Page:Dictionary of National Biography volume 03.djvu/144

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Bannatyne
Bannatyne
138

Thrice fifty and sax towmonds neat
 Frae when it was collected;
Let worthy Poets hope good fate,
 Thro' time they'll be respected.
Fashions of words and witt may change,
 And rob in part their fame,
And make them to dull fops look strange,
 But sense is still the same.

Ramsay, however, took considerable liberties with the text and added some poems of his own, skilfully imitating the style of the ancient poets, whose genuine works must be read in the publication of Bannatyne's manuscript by the Hunterian Club or the standard editions of the principal authors.

[Memorials of George Bannatyne.]

Æ. M.

BANNATYNE, RICHARD (d. 1605), secretary to John Knox, the Scottish reformer, has left no 'memorials' whatever of himself, though his 'Memorials of Transactions in Scotland from 1569 to 1573' is an important historic authority. It has been inferred that he was of the same family with George Bannatyne [q. v.], and that he was a reader or catechist under Knox. But there is really nothing to rest these inferences on. Beyond the facts that he appeared repeatedly in the general assembly of the 'kirk' of Scotland, and before the 'kirk' session of Edinburgh during the illness or absence of the great reformer, and that he was permitted to address the courts as a 'prolocutor' or speaker, there is no evidence that he filled any public office.

At the first general assembly held after the death of Knox, which took place in November 1572, Bannatyne presented a petition or supplication, praying that he should be appointed 'by the kirk to put in order, for their better preservation, the papers and scrolls left to him' by the reformer. The general assembly agreed to his request. About 1575, after he had completed the task, Bannatyne became clerk to a Mr. Samuel Cockburn, of Tempill, or Tempillhall, advocate. He remained in his service for thirty years, and at last appointed him joint-executor of his last will and testament, in association with an only brother, James Bannatyne, a merchant of Ayr. He died on 4 Sept. 1605. It is his relation to John Knox that gives him his chief interest. The following notice of him, and of one of the latest appearances of the reformer in the pulpit, is taken from the 'Diary' of James Melville (1556-1601):—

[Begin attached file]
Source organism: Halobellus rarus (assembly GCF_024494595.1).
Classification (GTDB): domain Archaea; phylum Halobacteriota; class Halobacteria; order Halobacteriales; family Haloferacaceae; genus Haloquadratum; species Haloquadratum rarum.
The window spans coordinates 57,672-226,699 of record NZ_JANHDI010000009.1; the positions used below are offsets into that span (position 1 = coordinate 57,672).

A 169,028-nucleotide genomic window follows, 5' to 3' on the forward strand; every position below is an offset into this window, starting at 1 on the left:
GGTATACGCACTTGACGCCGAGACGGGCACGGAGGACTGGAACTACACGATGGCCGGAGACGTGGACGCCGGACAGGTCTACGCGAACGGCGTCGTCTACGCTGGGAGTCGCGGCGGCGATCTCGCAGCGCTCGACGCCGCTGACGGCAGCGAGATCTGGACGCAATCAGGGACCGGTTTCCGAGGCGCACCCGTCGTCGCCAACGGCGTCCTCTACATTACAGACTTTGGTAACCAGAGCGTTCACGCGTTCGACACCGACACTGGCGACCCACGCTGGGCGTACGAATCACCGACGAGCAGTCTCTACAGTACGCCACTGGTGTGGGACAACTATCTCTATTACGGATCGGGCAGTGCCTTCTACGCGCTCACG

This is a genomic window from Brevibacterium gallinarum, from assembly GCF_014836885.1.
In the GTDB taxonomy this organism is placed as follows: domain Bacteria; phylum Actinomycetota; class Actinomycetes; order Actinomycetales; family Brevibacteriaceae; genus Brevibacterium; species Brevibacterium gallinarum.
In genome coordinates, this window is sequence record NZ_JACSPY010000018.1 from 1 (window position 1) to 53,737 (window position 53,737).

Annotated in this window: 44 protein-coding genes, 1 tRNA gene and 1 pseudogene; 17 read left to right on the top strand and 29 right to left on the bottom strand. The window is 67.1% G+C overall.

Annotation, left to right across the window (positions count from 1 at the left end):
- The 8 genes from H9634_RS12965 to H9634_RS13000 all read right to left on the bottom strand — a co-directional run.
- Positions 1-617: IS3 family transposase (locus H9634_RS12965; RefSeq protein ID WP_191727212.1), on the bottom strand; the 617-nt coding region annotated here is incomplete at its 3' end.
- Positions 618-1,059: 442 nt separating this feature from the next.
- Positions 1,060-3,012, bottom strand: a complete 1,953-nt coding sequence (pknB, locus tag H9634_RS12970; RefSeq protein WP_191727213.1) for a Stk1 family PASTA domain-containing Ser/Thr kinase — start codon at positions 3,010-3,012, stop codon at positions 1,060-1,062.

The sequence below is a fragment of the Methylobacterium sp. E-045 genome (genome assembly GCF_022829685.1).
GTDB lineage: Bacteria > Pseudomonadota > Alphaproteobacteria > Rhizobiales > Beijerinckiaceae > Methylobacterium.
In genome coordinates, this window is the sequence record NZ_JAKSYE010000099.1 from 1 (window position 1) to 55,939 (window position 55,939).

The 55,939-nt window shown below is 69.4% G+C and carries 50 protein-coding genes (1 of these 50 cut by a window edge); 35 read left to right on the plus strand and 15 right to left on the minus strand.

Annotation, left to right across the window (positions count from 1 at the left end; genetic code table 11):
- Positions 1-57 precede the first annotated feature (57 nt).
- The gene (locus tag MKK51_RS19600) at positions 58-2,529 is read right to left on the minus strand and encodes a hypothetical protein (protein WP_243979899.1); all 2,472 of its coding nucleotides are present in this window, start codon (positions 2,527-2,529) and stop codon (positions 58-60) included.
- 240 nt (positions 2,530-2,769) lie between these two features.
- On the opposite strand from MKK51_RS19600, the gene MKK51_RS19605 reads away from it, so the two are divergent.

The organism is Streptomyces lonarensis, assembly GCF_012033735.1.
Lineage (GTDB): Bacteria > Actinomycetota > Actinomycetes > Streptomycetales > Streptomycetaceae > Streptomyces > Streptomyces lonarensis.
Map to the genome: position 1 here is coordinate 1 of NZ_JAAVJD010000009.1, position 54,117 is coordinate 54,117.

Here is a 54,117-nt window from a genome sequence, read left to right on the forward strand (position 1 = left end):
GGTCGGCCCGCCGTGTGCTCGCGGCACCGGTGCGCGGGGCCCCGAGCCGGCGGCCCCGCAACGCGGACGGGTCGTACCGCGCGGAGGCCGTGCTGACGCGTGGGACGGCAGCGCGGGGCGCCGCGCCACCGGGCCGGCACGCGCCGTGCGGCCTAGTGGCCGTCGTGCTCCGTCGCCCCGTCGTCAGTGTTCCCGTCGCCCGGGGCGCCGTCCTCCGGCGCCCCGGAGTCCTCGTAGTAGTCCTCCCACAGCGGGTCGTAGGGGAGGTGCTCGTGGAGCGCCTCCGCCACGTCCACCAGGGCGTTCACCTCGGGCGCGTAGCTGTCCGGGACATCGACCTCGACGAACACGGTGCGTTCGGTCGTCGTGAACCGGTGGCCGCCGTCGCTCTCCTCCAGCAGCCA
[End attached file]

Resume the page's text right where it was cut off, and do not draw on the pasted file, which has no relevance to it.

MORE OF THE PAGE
'The toun of Edinbruche [Edinburgh] recouered againe, and the guid and honest men therof retourned to their housses. Mr. Knox, with his familie, past hame to Edinbruche; being in Sanct Andros he was verie weak. I saw him every day ... go hulie and fear [lie], with a furring of martriks about his neck, a staff in the ane hand, and guid godly Richard Bellanden [Bannatyne], his servand, haldin vpe the other oxtar [arm-pit] from the Abbay to the paroche kirke, and be the said Richard and another servant, lifted vpe to the pulpit, whar he behouit to lean at his first entrie; bot or he haid done with his sennont, he was so active and vigorous, that he was lyke to ding the pulpit in blads, and flie out of it' (p. 26). Just when the reformer was breathing his last, Bannatyne is said to have addressed his beloved master thus: 'Now, Sir, the time yee have long called to God for, to witt, an end of your battell, is come, and seeing all naturall powers faile, give us some signe that yee remember upon the comfortable promises which yee have oft shewed unto us.' 'He lifted up his one hand, and incontinent thereafter rendered his spirit about eleven hours at night' (Calderwood's History, iii. 237). Bannatyne's 'Memorials' (fully and carefully edited by Pitcairn for the Bannatyne Club) make no pretence to either learning or literary style. They are of permanent value for details of the time not ascertainable elsewhere.

[McCrie's Life of Knox; Sir J. G. Dayell's and Pitcairn's edition of the Memorials; Anderson's Scottish Nation.]

A. B. G.

BANNATYNE, Sir WILLIAM MACLEOD (1743–1833), Scotch judge, was the son of Roderick Macleod, writer to the signet, and was born 26 Jan. 1743–4. Admitted a member of the Faculty of Advocates in 1765, he soon acquired, by the help of his father and his gift of clear perspicuous statement, a good position at the bar. Through his mother he succeeded to the estate of Kames, in Bute, when he assumed the name of Bannatyne; but his careless and expensive habits rendered it necessary for him in a few years to part with the property. In 1799 he was promoted to the bench, with the title of Lord Bannatyne. In this position his upright and impartial conduct and sound legal acquirements secured him general respect, although his judgments—clear and precise as they were when he stated them—became strangely intricate and involved when they were put by him in writing. On his retirement from the bench, in 1823, he received the honour of knighthood. He died at Whiteford House, Ayr, 30 Nov. 1833.

Sir William Macleod Bannatyne was one of the projectors of the Edinburgh periodicals, the ‘Mirror’ and ‘Lounger,’ edited by